Weekly Blog

GC Squared – Simple, But Not Easy

Have you ever heard the expression, “it’s simple, just not easy”? My experience is that this is true for much of life, including our spiritual life. If you’re like me, you’ve thought about Christianity as being overly complicated, sometimes as overwhelming as other things you encounter. The fact is that it’s very simple, just not always easy.

Jesus Only Gave Us Three Things To Do

Jesus only gave us three things to do, represented in the Great Commandments and the Great Commission. Here they are:

Great Commandments
Mark 12:29-31 – Jesus said, “The first is this…You shall love the Lord your God with all your heart, with all your soul, with all your mind, and with all your strength. The second is this: ‘You shall love your neighbor as yourself.’ There is no other commandment greater than these.”

Great Commission
Matthew 29:18-20 – Jesus said to His disciples, “All power in heaven and on earth has been given to me. Go, therefore, and make disciples of all nations, baptizing them in the name of the Father, and of the Son, and of the holy Spirit, teaching them to observe all that I have commanded you. And behold, I am with you always, until the end of the age.”

That’s it. That’s what Jesus told us to do. As you can see, neither are complicated. Not only very specific, but He is direct in His command.

A Church Where It’s Really Worked

Saddleback Church, in Southern California, has a singular focus on what it refers to as “GC Squared”. At this thriving nondenominational Church, everything they do has something to do with the Great Commandments and/or the Great Commission. And if not related to one or the other, they don’t do it. My wife and I have visited there and seen that what they’ve accomplished with their singular focus is amazing. You can read about it in Reverend Rick Warren’s book, “Purpose Driven Church”.

How the World Could Be Different

What would this world be like if all Christians took to heart and really practiced?

  • Love God with your whole heart, mind, soul, and strength
  • Loved your neighbor as yourself
  • Made disciples of all (which means teaching them to make disciples of all)

I’d argue that there wouldn’t be as much poverty in the world. Or hunger. Or shortage of water. There would be far fewer homeless. Everyone would have the clothes they need. Crime would be way down. Domestic abuse would be the rarity. There would be far fewer incarcerated. There would also be far fewer conflicts and wars worldwide.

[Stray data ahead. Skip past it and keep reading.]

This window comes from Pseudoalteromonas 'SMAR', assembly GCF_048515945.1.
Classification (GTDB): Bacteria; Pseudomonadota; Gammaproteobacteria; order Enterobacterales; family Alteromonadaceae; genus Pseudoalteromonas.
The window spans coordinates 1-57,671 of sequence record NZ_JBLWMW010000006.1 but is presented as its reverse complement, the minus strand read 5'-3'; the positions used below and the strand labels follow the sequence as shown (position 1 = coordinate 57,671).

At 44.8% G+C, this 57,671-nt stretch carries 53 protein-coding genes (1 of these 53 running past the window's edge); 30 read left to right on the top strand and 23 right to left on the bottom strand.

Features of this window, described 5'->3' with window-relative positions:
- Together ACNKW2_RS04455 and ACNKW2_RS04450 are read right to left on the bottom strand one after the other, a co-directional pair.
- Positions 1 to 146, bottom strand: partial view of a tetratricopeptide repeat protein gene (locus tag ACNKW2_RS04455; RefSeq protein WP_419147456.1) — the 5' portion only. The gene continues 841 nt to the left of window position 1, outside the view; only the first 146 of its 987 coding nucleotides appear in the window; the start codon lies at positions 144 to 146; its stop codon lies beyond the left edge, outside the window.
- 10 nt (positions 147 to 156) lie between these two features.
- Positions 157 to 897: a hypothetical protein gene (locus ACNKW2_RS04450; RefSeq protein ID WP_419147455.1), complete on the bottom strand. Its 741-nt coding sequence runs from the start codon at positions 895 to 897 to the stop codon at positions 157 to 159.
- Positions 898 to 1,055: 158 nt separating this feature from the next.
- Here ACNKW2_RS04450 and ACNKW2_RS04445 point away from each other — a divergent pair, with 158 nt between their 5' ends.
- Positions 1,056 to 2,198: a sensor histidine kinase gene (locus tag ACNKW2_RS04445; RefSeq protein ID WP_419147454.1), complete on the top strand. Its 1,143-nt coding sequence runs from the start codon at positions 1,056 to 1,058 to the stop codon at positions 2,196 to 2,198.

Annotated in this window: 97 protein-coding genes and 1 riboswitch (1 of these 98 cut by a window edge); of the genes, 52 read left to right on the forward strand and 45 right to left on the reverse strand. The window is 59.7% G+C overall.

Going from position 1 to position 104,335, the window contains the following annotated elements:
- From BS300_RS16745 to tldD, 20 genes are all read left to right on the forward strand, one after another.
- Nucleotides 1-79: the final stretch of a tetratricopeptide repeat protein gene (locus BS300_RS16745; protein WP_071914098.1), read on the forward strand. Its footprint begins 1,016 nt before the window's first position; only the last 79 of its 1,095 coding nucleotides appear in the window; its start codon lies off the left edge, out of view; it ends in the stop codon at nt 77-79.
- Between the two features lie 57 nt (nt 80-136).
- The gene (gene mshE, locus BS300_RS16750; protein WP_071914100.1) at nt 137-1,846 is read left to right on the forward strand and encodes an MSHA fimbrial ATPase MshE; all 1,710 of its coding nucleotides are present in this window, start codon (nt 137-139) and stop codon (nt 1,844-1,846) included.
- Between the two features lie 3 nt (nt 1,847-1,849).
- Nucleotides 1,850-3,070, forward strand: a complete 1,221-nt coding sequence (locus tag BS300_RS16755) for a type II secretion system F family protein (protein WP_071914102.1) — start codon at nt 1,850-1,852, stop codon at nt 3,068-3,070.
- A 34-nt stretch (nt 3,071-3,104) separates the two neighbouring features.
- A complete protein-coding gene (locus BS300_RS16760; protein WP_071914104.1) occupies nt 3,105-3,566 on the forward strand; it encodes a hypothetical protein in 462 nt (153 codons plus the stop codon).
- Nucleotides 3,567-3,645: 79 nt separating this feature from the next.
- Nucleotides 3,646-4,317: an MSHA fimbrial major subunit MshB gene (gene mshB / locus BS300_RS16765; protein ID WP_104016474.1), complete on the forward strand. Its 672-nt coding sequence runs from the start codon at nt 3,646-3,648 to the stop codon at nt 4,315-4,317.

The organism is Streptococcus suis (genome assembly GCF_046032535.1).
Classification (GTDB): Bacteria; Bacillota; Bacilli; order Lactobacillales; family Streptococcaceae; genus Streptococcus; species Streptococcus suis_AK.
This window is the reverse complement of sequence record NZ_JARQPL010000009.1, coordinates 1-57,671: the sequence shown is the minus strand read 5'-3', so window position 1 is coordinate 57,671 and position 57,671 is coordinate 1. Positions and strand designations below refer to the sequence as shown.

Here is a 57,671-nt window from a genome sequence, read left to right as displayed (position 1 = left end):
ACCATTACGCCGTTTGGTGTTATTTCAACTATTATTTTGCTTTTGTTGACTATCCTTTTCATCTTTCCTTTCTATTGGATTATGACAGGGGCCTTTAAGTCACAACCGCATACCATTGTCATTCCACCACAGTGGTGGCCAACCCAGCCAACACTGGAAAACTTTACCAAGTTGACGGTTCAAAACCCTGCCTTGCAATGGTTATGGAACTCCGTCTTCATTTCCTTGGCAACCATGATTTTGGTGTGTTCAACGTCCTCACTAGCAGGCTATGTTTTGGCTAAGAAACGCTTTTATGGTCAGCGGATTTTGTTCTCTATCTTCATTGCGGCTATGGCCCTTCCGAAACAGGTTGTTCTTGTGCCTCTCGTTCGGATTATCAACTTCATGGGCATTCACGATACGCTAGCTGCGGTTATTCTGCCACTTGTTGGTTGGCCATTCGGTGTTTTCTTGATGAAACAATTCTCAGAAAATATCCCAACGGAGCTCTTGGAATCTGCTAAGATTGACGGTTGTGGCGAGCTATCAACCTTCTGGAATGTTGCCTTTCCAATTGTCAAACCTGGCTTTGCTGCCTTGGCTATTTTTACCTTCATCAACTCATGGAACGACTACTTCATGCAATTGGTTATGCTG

It’s Unconscionable

Having recently gone on a mission trip to Haiti, it’s unconscionable to me how we allow others to live the way they do in this world. As it turns out, over half of the world’s population lives in the same poverty as those in Haiti. And we don’t have to leave our country to find those distressed, whether it be economically, physically, emotionally, or spiritually.

What To Do

It may not be easy, but it’s simple. Have a personal relationship with God and share His love with others. From a practical standpoint, pray to God for Him to put someone on your heart who you can be helping, either an individual you know or through an organization. Then take baby steps…start out doing it once a month and then go from there.

Here’s the irony….you do these things and you’ll experience more peace, joy, and fulfillment than you ever imagined.

Please send me your comments at

God Bless you on your journey!!!

Mark Joseph

Weekly Blog

Why All the Tragedy

So often I’ve heard that the two inevitable things in life are “death and taxes”. I’m here to tell you that there’s a third, that is tragedy. It occurs in numerous forms and skips no one. That being a universal truth, the questions are:

  • Why does tragedy happen?
  • What are we supposed to do with it?

Tragedy Comes in Different Forms

Tragedy can strike as war or terrorism, a natural disaster, or a horrific mass accident. It can be something more personal, like separation or divorce, death of a loved one, a major health issue, addiction, a horrible personal failure, unresolved conflict with a friend or family, loss of property, or a financial crisis. We can’t escape it.

On a large scale, there can be great suffering, destruction, loss of life, and distress. Individually, it brings great sadness, despair, isolation, and even depression. Whether far or near, global or more personal, tragedy exists.

All of us, you and me, can point to a tragedy, either personally or in the lives of those closest to us. I suffered great tragedy in my life, losing my first wife to addiction. A 13-year battle, our kids and I lived through a war. I tell people that if they know addiction that they’d believe the stories we have to tell; if not, they’d think we were lying. They’re that bizarre. The lives we lived during that period of time were absolutely crazy.  

A Turning Point